you're right, like, like, as a mother, you actually think or you imagine that everything's just gonna come naturally, like, you think that, you know, you're just gonna be, the baby will know how to breastfeed, we'll know how to latch on, we'll know how to feed, you don't really, especially with your first child, you don't really give it much thought, you know, you think it's just natural, millions of women do it all over the world. So my mum did it, everyone's you know, it's going to be something that is just going to come naturally.
I must say, like, just to share my own experience with my first child.
I found the first few days really difficult, you know, I was really determined to breastfeed.
And I've read so many books about it. But obviously reading books isn't, is not doing that it's not the same right as actually doing it.
But when I first started it, my baby was very sleepy. You know, I think that's what happens a lot as well, isn't it like the baby's very sleepy, the baby sometimes can't put the effort in to,
to suck, and to really feed properly. And so what happened with my first child was that he was losing so much weight in the first days. Okay.
And maybe there was there was another thing as well there. And that is that as a Muslim woman, I felt quite shy, I think, to ask for help. You know, like, I didn't really want to
expose myself in front of somebody. Yep, in front of another, even in front of another lady. And I think that wasn't right, you know, there was no need for me to be so. So kind of, you know, worried about that. But that was just like a natural, instinctual thing, it wasn't, it wasn't. And nobody was telling me that I can't do that. It's just, I just didn't think I needed to ask for help, or for anyone, like a like a nurse or a midwife to have a look and see and make sure that I was breastfeeding properly, or that the baby was getting the milk. And so what happened was, my son lost so much weight. In the first days, even when I went back home, I know that some weight loss is
normal, right at the beginning. But his weight loss was going so low, his weight was going so low that we have health visitors in the UK, so a health visitor will come and visit you and see that everything's okay. And the like after the first 10 days.
She said to me, you should just stop bottle feeding now. Right?
And I was so against it. I was like, No, I'm not going to stop water feeding. Because I was determined. And I had this thought in my head that, you know, Allah subhanaw taala has provided me with this baby. And he's provided me with the milk for this baby. Right? He gave the risk for this baby. And so I am determined that I will not bottle feed, even though the health visitor was really putting quite a lot of pressure on me actually.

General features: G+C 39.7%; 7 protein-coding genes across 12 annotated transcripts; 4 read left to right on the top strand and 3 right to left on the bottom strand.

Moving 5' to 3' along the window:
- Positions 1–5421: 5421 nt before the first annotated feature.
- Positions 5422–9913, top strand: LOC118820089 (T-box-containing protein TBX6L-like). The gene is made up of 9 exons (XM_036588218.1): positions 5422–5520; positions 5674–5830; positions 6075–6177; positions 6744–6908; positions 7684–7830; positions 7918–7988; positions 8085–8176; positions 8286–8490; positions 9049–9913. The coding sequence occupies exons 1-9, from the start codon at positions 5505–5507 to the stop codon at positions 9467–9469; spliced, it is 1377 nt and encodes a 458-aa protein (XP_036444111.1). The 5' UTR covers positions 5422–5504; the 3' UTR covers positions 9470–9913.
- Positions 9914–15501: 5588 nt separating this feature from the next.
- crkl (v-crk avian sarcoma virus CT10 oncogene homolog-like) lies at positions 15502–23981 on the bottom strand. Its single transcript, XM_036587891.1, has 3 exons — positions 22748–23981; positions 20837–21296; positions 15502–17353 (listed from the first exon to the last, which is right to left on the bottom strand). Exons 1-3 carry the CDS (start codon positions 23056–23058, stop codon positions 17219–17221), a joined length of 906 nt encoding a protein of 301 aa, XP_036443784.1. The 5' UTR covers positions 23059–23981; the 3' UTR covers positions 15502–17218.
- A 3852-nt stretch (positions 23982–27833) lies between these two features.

And when she saw that I was not going to change my mind. She said, Okay. In that case, you're going to have to breastfeed every few hours, day and night, in order to make sure that he gains enough weight.
And, you know, she told me some other things I could do. And also she, the midwife came. She watched me feeding my child. And she pointed out to me that the baby was not latched on properly. Okay. I think that was the key problem, you know,
that even though there's the milk is there, the baby is not, especially when they've so newborn they like, you know, they don't have that strong kind of reflexes or very strong kind of ability.
She showed me how to make the baby latch on properly. And only then did my son start gaining weight. Subhanallah you know, and it's such an emotional experience. It's such an emotional time because as a mom, you don't want to harm your child. Right? And so you start feeling guilty if if it's not if the progress isn't being made.
And I'm just thinking Subhanallah which is so nice to have. It would have been so nice to have somebody like you there you know, like somebody who's, who understands how strongly we feel that we want to breastfeed.
But that can reassure you, you know, and give you some tips and give you some ideas of how you can cope with this period. Because it is really emotional. So I think a lot of sisters, maybe prematurely give up.
Would you agree with that? Yes, I what I was saying was many mothers in the first three to five days of the birth of the child, it's obvious that the milk will take some time to come in, because the first three days restroom and there is just drops drop. And then it's just a little bit of the milk, which like, you know, maybe a teaspoon, we fill up the stomach, and they think that it's just low milk supply and the baby's crying a lot. The baby's not sleeping well. And basically, it's the client that matters to them. And they say that maybe because I don't have milk to the baby's crying. And they they give the formula milk so that the baby sleeps. Now, when they see the baby's sleeping,